Schedule - Independent work in ECC

TurnOurHearts

Schedule - Independent work in ECC

Unread post by TurnOurHearts »

TriciaMR wrote:We will start ECC this fall, and I'm very much looking forward to it.

One thing with our previous textbooks is they have lots of worksheets - they call it seatwork. I use this time to do "preschool" activities with my boys (3.5 yo twins) for about 30 to 45 minutes. I'm hoping my boys will participate a little with ECC, but I also want to still have "preschool" time with them (they love it), and just with them. It doesn't seem to me that there is much "seatwork" time in ECC. Math certainly doesn't take us an hour (and she usually likes me right there while she does it), and most of the other things seem like I need to be there. Any suggestions?
Trish
I was thinking you could combine book basket (15 - 20 minutes of browsing/reading) & reading (15-20 minutes from current reader) for at least 30 minutes of independent time. Also, if you're doing cursive writing or Rosetta Stone for foreign language, you could build in more indy time for your child.

Also, if you're looking to start having individual school time with your preschoolers, your older child can let one of the younger ones select 1-2 books to have read-aloud time with, while you have one-on-one time with a preschooler. Your older child will get good read-aloud practice, each child will look forward to their special time with big brother/sister, and you will have individual time with each child. This is something that has really blessed my children & their mom!

HTH!
lyntley
Posts: 100
Joined: Thu Feb 15, 2007 10:31 am

Unread post by lyntley »

Independent times for us in ECC are copy work, Coloring pages, flag sticker book, There are crossword puzzles and word searches for some countries, as well as book basket time. We use this great site on the computer with free geography puzzles at: http://www.yourchildlearns.com/owlmouse.htm
Watch out though it's addicting. ;-)

I think you'll find once you get into ECC That a routine will eventually develop to get your preschool time too.
Lynnette: Wife and Mother by the will of God.
ECC 07/08 with 9,7, and 2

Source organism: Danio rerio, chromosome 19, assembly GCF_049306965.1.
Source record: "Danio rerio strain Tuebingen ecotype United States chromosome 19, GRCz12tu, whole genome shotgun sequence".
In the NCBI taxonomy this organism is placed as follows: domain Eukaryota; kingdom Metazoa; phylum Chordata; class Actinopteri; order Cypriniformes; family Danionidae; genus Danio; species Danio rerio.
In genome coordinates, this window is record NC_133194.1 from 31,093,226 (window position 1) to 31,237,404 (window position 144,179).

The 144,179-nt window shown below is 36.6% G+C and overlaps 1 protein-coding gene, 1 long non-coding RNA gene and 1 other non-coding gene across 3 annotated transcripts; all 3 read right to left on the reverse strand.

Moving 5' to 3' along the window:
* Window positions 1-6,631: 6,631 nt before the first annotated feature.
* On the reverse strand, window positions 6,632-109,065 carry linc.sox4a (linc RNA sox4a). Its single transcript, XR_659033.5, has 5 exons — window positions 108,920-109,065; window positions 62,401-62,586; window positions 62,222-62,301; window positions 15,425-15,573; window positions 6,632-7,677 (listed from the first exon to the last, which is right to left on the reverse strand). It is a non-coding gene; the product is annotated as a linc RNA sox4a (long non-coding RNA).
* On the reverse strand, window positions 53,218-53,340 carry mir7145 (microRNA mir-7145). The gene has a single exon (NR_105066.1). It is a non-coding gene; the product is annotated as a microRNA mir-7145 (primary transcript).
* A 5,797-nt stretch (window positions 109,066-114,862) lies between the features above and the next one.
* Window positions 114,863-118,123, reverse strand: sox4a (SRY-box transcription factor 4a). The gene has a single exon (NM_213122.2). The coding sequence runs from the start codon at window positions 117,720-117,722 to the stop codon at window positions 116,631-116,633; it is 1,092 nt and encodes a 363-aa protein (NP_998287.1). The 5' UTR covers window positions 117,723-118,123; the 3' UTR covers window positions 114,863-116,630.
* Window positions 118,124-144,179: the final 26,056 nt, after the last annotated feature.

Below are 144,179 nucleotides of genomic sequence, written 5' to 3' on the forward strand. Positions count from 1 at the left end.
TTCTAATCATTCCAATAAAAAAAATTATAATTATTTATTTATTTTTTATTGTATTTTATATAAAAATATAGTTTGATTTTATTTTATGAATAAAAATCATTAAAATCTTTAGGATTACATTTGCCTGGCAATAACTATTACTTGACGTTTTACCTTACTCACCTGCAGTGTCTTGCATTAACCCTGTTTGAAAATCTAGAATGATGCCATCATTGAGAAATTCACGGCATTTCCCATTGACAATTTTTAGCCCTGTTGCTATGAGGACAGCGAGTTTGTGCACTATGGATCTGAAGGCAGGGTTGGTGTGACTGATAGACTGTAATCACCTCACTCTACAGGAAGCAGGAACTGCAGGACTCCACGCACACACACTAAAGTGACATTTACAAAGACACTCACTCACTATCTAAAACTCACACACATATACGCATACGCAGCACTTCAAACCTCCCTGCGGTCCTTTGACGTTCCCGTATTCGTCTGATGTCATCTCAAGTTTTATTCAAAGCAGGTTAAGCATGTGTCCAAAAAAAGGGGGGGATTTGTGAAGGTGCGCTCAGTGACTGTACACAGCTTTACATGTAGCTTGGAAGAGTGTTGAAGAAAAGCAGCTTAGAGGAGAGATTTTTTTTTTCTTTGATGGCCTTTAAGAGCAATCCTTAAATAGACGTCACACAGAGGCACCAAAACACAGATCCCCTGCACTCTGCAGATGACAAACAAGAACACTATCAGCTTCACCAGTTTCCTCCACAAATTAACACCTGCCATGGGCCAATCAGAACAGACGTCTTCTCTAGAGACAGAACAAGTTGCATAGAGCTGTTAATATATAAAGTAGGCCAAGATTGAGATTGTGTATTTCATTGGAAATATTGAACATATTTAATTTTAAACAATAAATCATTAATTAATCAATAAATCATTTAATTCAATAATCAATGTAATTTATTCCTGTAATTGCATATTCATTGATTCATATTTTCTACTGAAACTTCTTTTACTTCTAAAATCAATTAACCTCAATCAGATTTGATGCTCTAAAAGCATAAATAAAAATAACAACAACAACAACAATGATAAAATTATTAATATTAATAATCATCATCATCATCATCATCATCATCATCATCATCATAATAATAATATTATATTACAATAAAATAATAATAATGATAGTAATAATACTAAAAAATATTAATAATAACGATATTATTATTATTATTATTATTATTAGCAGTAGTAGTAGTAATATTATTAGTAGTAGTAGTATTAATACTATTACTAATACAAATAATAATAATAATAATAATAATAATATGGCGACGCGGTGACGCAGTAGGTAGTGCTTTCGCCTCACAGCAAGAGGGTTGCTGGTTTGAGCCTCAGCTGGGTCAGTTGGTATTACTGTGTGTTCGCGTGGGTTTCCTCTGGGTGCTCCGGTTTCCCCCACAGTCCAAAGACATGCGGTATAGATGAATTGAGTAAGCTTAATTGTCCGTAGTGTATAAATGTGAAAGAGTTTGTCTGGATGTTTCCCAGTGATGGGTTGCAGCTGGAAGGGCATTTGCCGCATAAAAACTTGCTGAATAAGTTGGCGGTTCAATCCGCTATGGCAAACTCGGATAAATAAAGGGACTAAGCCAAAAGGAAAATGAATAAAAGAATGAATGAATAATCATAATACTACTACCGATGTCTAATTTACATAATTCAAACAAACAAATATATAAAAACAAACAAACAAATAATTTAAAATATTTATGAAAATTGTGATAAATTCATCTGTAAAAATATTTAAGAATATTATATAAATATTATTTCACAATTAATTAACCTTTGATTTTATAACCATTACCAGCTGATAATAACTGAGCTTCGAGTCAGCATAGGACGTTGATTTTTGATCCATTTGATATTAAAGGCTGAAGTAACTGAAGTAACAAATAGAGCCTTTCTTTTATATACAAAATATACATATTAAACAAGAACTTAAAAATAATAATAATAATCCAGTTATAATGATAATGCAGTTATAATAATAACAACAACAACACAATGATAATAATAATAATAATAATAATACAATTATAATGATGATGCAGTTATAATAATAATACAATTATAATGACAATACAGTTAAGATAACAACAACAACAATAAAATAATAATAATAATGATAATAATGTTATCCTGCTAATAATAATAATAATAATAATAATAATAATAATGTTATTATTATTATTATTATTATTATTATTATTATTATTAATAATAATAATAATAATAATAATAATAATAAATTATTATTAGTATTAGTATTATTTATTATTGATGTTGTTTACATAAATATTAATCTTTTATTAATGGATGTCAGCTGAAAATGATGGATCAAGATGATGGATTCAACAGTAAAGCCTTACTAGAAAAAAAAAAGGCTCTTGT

CTG 08/09 with 10,8, and 3
www.homeschoolblogger.com/lyntley
TriciaMR
Posts: 986
Joined: Thu Sep 20, 2007 11:43 am

Re: ECC - Reading Assignments

Unread post by TriciaMR »

LynnH wrote:We are using 2nd edition ECC and will be in week 3 this coming week. I was wondering if you read along with your child/children the assigned books for the day or do you have them read each book themselves or do you read some books with them.

My dd is a great reader but some of the books she would rather I read with her. This would not be a problem but I often have a hard time juggling between reading with her and satisfying the needs of a 17 month old. Books like Maps and Globes are not an issue because they are simple to read but the more complex ones like Windows on the World, POE, and the World Atlas books contain much more info and I am not sure she would really get all there is to get if I have her read them by herself. We have split up some of the reading - like I'll read one page and then she the next. Just wondering how others handle the reading assignments.
Thanks,
Lynn Hammond
Those are meant to be read with your child. The Bible, Geography, and Science are "together" activities, although do let her try the experiments more on her own. (Or maybe dad can do science experiments with her on the weekend.) Perhaps a highchair with something for your 17 month old to do during those times?

-Trish
Trish - Wife to Phil, Mom to Toni(18), Charlie(14), and Trent(14)
2014-2015 - AHL, CTG
2015-2016 - WHL, RTR
2016-2017 - EXP1850, US1877
2017-2018 - DE, 1850MOD
2018-2019 - College, AHL
My blog
dhudson
Posts: 320
Joined: Thu May 10, 2007 5:46 pm

Re: ECC - Reading Assignments

Unread post by dhudson »

You could have her read some of them on her own but I would definitely read Window on the World together . I like to make sure that all of Bible is done together. I think the more reading assignments you can do together the better in 3rd. Maybe you could read some of them when the 17 mo is taking a nap? At that stage, I would also read to them while having snacks, which kept all of them busy but still listening or had "school" only toys for the youngers while I taught my oldest. Sometimes, I would sit the little ones (I had younger twins) on one side of me with books of their own while I read with my ds.

I understand how difficult it can be - I had twins in K while we did ECC. :-) Make sure to go over the information with your oldest when she does read the books by herself.
God Bless,
Dawn
http://www.shiningexamples.blogspot.com
blessed Mom of three - 16, 13 & 13
happy user of MFW since 2002
sojen
Posts: 65
Joined: Thu Apr 23, 2009 1:30 pm

Re: ECC - Reading Assignments

Unread post by sojen »

I print a coloring sheet for my 2 year old to do while we do reading together. Just google coloring sheets and there are literally millions on the internet. I try to pick something he's interested in that day, whether it's bananas or dinosaurs. PBS kids has a bunch of good sheets too.He feels like he is doing school. I've also done reading with my 4th grader while she is working on an art project. That also seemed to help combine two things and I could schedule around naptime. Book basket- we try our best to find some of the books on tape from the library and listen to them in the car. You'd be surprised how much you can listen to just running errands around town.

Of course there are those days were I try my best to do school with a loud, overactive toddler- doesn't always work. ;)

Jen
Jen in GA
mom to dd 11, dd 8, and ds 5
traveling through the medieval world with RTR.